THE yoga craze hit east Asia in a big way but took a temporary hit from a pandemic called SARS.
After the threat ended, in 2003, I resumed my search for yoga classes like many others in Hong Kong, and within a week, I signed up with a centre offering a variety of yoga classes, taught by teachers from India. I got a membership limit of five classes per month.
After finishing my third class in my first month, I walked past another room and through the glass saw people jumping around. They were moving their arms and legs, with a foreign song playing in the studio, and they all had a certain look on their faces. They were all smiling and having fun.
This sense of joy was, in some ways unusual, as we live in a fast-paced and crowded city of eight million and are always busy making money and definitely too busy to smile. (We ranked consistently around 70 out of 150 countries since the UN published its World Happiness Index in 2012).
I wanted to be part of this experience. Two days later, I was in a class called Bollywood Dance, taught by a teacher from India. I distinctly remember the first song was Chaiyya Chaiyya from the film Dil Se. The melody was beautiful and sounded very different to the music I was used to. The choreography was graceful and fun. To put it mildly, I was instantly hooked.
That started a long love affair with Bollywood dance. Not long after, I upgraded my membership to unlimited number of classes to fuel my addiction. Dance would pretty much be the only thing I did other than work. My family thought I had joined some kind of cult.
Some 18 years and 60 days later, I am still learning and appreciating what Bollywood dance is and what it has given me – an awareness of rhythm, movement and control of every muscle. The emotions and combination of these with the music into the mind, body, and soul are indescribable. The expression and experience are unique each time. It is just magical.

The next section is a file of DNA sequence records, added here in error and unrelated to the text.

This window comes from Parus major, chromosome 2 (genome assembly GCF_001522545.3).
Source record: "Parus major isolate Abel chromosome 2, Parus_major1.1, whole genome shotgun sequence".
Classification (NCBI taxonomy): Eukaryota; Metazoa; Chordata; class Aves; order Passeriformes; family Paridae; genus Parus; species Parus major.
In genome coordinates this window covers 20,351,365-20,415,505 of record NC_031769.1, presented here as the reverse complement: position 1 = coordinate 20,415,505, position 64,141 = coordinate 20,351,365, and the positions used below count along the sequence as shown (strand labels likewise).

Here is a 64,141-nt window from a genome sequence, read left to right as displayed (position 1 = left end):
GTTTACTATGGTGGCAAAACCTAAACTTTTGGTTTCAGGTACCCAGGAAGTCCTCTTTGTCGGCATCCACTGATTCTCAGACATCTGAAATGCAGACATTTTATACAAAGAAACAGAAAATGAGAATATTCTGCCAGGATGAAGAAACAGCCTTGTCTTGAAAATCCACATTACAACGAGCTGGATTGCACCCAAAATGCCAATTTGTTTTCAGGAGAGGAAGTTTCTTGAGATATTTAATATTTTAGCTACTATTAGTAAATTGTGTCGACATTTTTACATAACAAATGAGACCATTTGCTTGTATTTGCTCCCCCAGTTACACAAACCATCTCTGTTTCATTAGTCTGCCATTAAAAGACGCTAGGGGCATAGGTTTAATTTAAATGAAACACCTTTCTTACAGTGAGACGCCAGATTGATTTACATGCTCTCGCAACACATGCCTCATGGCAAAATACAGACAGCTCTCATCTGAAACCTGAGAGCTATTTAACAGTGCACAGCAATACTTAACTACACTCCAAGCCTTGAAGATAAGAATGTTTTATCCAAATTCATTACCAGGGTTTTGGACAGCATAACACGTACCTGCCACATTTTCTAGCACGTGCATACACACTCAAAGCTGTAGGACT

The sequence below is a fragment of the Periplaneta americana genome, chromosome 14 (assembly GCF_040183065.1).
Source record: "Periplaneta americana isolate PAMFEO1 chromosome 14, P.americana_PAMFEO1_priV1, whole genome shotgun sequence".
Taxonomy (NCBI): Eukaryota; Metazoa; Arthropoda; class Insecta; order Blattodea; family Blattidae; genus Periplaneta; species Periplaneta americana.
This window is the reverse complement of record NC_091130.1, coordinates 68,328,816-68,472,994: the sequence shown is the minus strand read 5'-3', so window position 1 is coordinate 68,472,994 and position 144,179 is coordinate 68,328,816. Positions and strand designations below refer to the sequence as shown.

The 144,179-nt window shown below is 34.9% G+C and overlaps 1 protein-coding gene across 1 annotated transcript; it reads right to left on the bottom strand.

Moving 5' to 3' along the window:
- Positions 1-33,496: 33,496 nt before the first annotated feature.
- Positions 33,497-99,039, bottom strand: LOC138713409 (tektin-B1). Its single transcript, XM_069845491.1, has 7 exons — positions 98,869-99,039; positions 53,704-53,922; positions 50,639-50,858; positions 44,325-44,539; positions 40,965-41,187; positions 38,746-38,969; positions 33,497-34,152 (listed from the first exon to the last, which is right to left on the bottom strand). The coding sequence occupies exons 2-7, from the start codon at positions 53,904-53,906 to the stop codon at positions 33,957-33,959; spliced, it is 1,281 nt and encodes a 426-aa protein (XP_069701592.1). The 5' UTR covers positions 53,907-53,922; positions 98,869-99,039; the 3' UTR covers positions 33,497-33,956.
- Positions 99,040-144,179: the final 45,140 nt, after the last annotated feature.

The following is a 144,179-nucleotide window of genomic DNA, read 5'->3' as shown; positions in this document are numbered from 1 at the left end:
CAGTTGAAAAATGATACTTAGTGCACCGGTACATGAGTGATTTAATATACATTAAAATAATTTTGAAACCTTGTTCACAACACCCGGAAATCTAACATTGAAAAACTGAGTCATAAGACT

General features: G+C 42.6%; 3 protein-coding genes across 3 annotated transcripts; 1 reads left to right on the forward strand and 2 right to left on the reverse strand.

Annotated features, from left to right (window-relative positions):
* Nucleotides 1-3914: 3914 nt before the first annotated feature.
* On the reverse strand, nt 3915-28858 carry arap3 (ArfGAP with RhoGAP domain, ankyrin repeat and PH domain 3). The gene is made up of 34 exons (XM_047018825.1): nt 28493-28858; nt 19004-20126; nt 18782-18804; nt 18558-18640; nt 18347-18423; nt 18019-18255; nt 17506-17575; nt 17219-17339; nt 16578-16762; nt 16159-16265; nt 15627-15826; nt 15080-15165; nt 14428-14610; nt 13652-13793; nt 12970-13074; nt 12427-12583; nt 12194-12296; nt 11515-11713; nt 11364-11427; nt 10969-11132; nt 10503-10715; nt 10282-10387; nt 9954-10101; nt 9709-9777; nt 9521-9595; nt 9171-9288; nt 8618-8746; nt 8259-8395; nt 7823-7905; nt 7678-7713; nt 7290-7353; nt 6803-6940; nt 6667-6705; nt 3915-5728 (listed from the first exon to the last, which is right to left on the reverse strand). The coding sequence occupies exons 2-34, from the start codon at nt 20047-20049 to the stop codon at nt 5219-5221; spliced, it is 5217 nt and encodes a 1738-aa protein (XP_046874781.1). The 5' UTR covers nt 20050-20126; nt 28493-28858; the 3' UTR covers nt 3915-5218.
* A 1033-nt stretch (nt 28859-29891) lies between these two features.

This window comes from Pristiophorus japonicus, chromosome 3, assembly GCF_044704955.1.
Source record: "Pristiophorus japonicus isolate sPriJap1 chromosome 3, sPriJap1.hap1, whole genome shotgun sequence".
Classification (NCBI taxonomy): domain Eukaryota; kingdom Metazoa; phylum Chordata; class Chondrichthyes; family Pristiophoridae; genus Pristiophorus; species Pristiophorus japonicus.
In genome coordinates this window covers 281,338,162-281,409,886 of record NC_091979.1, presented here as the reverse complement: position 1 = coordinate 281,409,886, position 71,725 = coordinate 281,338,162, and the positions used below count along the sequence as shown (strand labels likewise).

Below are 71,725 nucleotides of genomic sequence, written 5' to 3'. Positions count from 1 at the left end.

Bollywood dance led me towards Hindi movies, and Indian classical dance forms like Bharatanatyam. It fuelled my appreciation for Carnatic and classical Hindustani music. It also drew me towards Indian arts, festivals, cuisine, people and travelling to the country.
When I started, I never thought I would perform Bollywood dance and Bharatanatyam on stage, but miraculously I did, and I do. I never imagined visiting the Kalakshetra Foundation in Chennai, teaching Bollywood dance part-time and participating in the first Bollywood movie made in my home city.
Did all these happen accidentally or by some divine intervention? It is a blessing to have met wonderful friends, fellow dancers, great teachers, choreographers, actors, and performers from around the world through dance. Collaborating with different dancers, artists, and community leaders to share the joy of Indian dance with diverse audiences continue to provide me with a source of inspiration and happiness.
Teresa Cheung is a Hong Kong-based accountant who is also a dancer and fan of Indian culture. She also enjoys taking photographs of sunsets and clouds and loves elephants.